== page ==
Age discrimination to be outlawed by October (as if!)

It seems that the government has set in stone new laws in relation to age discrimination. In DTI publishes final version of age discrimination regulations (Dan Thomas, Personnel Today) you can in brief see what this involves.

The regulations include:

- ban age discrimination in terms of recruitment, promotion and training
- ban unjustified retirement ages of below 65
- remove the current age limit for unfair dismissal and redundancy rights.

They will also introduce:

- a right for employees to request working beyond retirement age and a duty on employers to consider that request
- a new requirement for employers to give at least six months' notice to employees about their intended retirement date so that individuals can plan better for retirement, and be confident that 'retirement' is not being used as cover for unfair dismissal.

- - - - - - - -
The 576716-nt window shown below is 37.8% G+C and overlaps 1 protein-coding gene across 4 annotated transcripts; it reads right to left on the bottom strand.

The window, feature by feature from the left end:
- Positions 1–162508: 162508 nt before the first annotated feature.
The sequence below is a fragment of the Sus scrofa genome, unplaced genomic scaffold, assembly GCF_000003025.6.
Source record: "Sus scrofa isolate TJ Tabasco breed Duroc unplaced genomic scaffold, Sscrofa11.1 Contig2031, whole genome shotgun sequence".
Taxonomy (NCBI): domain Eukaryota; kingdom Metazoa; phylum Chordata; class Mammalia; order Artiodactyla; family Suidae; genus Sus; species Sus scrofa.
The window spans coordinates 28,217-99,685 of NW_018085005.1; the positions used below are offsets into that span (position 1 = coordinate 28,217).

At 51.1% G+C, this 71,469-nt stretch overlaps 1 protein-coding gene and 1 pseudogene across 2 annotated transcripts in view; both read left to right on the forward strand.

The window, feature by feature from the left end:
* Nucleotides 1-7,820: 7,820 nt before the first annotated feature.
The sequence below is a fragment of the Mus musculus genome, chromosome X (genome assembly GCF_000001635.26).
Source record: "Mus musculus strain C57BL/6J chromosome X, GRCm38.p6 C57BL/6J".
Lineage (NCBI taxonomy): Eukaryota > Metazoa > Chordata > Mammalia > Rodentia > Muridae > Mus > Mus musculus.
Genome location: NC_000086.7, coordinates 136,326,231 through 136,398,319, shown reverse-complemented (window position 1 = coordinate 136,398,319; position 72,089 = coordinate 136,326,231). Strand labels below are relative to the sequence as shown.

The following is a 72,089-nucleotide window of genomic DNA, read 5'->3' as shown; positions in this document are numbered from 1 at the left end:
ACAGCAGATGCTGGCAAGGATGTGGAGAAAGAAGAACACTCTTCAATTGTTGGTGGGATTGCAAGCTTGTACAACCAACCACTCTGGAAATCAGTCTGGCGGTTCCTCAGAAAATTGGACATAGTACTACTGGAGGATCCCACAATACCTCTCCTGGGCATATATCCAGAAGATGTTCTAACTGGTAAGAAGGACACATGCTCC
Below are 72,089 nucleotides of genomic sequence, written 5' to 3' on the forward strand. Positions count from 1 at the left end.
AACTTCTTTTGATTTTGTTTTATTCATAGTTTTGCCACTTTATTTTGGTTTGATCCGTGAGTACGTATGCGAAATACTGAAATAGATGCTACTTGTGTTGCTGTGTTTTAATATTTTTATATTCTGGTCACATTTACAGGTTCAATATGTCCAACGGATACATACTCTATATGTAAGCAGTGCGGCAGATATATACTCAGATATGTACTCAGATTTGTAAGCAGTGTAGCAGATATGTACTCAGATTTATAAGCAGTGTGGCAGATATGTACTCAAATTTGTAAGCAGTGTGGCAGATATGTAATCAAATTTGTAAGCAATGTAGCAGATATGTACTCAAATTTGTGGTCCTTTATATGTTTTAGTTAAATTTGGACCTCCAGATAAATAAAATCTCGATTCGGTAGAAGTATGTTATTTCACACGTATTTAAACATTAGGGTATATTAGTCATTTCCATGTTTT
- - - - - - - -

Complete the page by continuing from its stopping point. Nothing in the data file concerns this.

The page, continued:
All in all it appears to be the first concrete sign that the age to qualify for a state pension is set to rise with people expected to work longer. In contrast, there is little indication of how the legislation will help young people who face age discrimination too.

It's also typical of New Labour governments to use wording such as "request working beyond retirement age" instead of "insist or demand working beyond retirement age". The Employment Relations Act 1999 suffered from similar problems in that workers facing disciplinary action had the right to be accompanied and instead of a right to be represented by a trade union official. The same goes for the right to "request" information from your employer if you are a woman and feel you are being paid less a male counterpart.

Spineless legislation is all anyone can expect from a government terrified of the business lobby.

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